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The Panic Secret

Keeping Your Panic a Secret May Not be Good for Your Health


Updated July 13, 2009

Many people with panic disorder or other anxiety disorders go to great lengths to keep their symptoms a secret. Although they may disclose their condition to a few select friends or family members, the majority of people in their lives may not have any knowledge about the difficulties they are going through. Many suffer quietly, feeling the need to avoid disclosing their secret at all costs.

The Root of Secrecy

At the root of secrecy is shame and embarrassment. Keeping the secret perpetuates both. What happens next? It is likely that self-esteem will plummet. Social withdrawal and avoidant behaviors may lead to agoraphobia, making the sufferer’s world smaller and smaller.

The Side Effects of Secrecy

David Carbonell, PhD, proposes that just as medications have certain side effects, so too does keeping the panic secret. These side effects include:

  1. Imagining the Worst

    The operative word here is “imagining”: in effect, forming a notion of what may happen without adequate basis. Such worst-case scenarios often involve fearing others will react to the secret with possible disgust or ridicule. What role do such negative predictions have on one’s emotional health? You’re likely to feel worse about yourself and your problem.

  2. Feeling Like a Fraud

    Harboring your secret from others can affect how you feel about your accomplishments and abilities. Indeed, it may be hard to accept praise for accomplishments when deep down inside you’re thinking, If they only knew how defective I am.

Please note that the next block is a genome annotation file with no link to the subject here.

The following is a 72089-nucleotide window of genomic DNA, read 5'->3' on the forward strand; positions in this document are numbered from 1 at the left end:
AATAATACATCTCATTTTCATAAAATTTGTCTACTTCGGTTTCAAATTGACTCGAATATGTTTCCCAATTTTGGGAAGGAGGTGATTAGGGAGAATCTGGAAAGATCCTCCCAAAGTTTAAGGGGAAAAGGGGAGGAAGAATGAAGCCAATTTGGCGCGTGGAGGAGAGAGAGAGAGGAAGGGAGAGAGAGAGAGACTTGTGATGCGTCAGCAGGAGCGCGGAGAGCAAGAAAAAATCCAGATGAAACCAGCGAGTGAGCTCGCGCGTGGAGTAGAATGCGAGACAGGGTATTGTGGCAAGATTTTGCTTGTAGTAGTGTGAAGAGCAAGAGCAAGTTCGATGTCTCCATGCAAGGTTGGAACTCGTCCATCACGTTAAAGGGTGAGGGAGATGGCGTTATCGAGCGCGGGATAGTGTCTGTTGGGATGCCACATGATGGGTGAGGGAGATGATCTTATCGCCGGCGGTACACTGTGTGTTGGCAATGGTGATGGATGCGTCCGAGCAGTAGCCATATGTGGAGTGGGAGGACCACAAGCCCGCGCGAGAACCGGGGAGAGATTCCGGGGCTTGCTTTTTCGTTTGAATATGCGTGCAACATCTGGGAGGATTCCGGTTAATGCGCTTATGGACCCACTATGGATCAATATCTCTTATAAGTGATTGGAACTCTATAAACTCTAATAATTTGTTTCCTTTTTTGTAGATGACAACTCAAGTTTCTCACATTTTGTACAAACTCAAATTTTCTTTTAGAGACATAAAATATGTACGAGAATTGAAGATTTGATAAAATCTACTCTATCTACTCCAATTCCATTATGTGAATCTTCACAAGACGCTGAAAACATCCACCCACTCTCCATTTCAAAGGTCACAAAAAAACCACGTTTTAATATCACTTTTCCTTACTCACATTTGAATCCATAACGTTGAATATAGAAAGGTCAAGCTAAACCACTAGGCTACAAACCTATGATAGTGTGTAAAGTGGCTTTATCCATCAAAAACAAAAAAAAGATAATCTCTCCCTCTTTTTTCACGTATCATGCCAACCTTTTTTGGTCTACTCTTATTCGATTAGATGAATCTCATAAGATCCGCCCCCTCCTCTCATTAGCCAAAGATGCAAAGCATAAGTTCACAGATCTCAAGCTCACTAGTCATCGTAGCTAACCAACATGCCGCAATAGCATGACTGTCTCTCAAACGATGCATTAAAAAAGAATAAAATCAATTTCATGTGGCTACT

3. Increased Worry and Anxiety

    When you feel the need to keep your panic disorder a secret, the result is increased anxiety. Inevitably, those with panic disorder or other anxiety disorders find themselves in fearful situations. Worrying about keeping the secret only adds to the anxiety and detracts from enjoying the situation at hand.

  4. Social Isolation

    Unfortunately, declining social invitations by using excuses to keep your panic a secret will cause your friends to form their own opinions about what’s going on. Perhaps they will assume you just don’t want to socialize with them. Eventually, the invitations stop, and you may become socially isolated.

The Benefits of Self-Disclosure

It is not necessary to disclose your secret to everyone. What is important is that you choose to disclose your secret based on how it will help you in your recovery from panic disorder and agoraphobia. To illustrate, let’s look at these examples:

  1. You accept an invitation to dinner at a local restaurant with a close friend. Immediately, you begin running through scenarios surrounding how you will get through the dinner without your friend finding out about your secret. You develop a plan that may include ways of getting out of the situation momentarily or altogether. For example, going to the restroom or taking separate cars, so that you can make a quick exit if need be. You don’t enjoy the evening, because you are consumed with worry about keeping your secret.

  2. Let’s say before the scheduled night out with your friend, you meet with him or her to talk about your anxiety and panic. You explain why you have had to cancel so many get-togethers in the past. Your secret is out and your friend has been positive and supportive. When you go to dinner, you no longer need to worry about your friend finding out about your secret. You may still be apprehensive about sitting in a crowded restaurant, but you find a sense of comfort knowing that you are with a supportive friend and don’t have to worry about keeping your secret.

It’s easy to see how the second scenario will likely mean less canceled social events, less worry and an improved ability to reclaim enjoyable activities.


Carbonell, David, PhD. "Panic Attacks Workbook." 2004 Berkley, CA: Ulysses Press.

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